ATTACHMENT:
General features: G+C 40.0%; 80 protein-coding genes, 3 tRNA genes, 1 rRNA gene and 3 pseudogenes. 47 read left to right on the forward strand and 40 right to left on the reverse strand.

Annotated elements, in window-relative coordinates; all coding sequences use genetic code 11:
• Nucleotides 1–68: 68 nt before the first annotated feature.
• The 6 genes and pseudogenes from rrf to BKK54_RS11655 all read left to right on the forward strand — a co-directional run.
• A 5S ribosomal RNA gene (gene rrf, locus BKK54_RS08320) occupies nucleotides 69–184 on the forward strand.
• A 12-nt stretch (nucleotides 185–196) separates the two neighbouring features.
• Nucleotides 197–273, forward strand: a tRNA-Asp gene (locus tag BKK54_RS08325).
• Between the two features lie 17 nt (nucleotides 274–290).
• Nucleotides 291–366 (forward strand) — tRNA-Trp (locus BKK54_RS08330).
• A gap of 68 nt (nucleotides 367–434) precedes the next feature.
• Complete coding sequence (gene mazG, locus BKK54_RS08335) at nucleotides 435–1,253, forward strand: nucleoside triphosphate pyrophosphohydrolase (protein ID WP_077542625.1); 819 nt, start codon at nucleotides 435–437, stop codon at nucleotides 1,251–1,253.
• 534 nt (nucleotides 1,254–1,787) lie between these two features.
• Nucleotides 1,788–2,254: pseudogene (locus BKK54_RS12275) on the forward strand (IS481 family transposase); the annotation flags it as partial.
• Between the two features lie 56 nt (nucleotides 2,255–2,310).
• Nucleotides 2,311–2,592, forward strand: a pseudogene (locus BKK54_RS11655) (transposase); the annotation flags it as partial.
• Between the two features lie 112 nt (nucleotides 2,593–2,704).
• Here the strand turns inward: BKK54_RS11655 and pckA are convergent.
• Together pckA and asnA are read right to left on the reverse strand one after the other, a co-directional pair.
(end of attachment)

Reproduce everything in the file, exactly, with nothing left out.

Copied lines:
General features: G+C 40.0%; 80 protein-coding genes, 3 tRNA genes, 1 rRNA gene and 3 pseudogenes. 47 read left to right on the forward strand and 40 right to left on the reverse strand.

Annotated elements, in window-relative coordinates; all coding sequences use genetic code 11:
• Nucleotides 1–68: 68 nt before the first annotated feature.
• The 6 genes and pseudogenes from rrf to BKK54_RS11655 all read left to right on the forward strand — a co-directional run.
• A 5S ribosomal RNA gene (gene rrf, locus BKK54_RS08320) occupies nucleotides 69–184 on the forward strand.
• A 12-nt stretch (nucleotides 185–196) separates the two neighbouring features.
• Nucleotides 197–273, forward strand: a tRNA-Asp gene (locus tag BKK54_RS08325).
• Between the two features lie 17 nt (nucleotides 274–290).
• Nucleotides 291–366 (forward strand) — tRNA-Trp (locus BKK54_RS08330).
• A gap of 68 nt (nucleotides 367–434) precedes the next feature.
• Complete coding sequence (gene mazG, locus BKK54_RS08335) at nucleotides 435–1,253, forward strand: nucleoside triphosphate pyrophosphohydrolase (protein ID WP_077542625.1); 819 nt, start codon at nucleotides 435–437, stop codon at nucleotides 1,251–1,253.
• 534 nt (nucleotides 1,254–1,787) lie between these two features.
• Nucleotides 1,788–2,254: pseudogene (locus BKK54_RS12275) on the forward strand (IS481 family transposase); the annotation flags it as partial.
• Between the two features lie 56 nt (nucleotides 2,255–2,310).
• Nucleotides 2,311–2,592, forward strand: a pseudogene (locus BKK54_RS11655) (transposase); the annotation flags it as partial.
• Between the two features lie 112 nt (nucleotides 2,593–2,704).
• Here the strand turns inward: BKK54_RS11655 and pckA are convergent.
• Together pckA and asnA are read right to left on the reverse strand one after the other, a co-directional pair.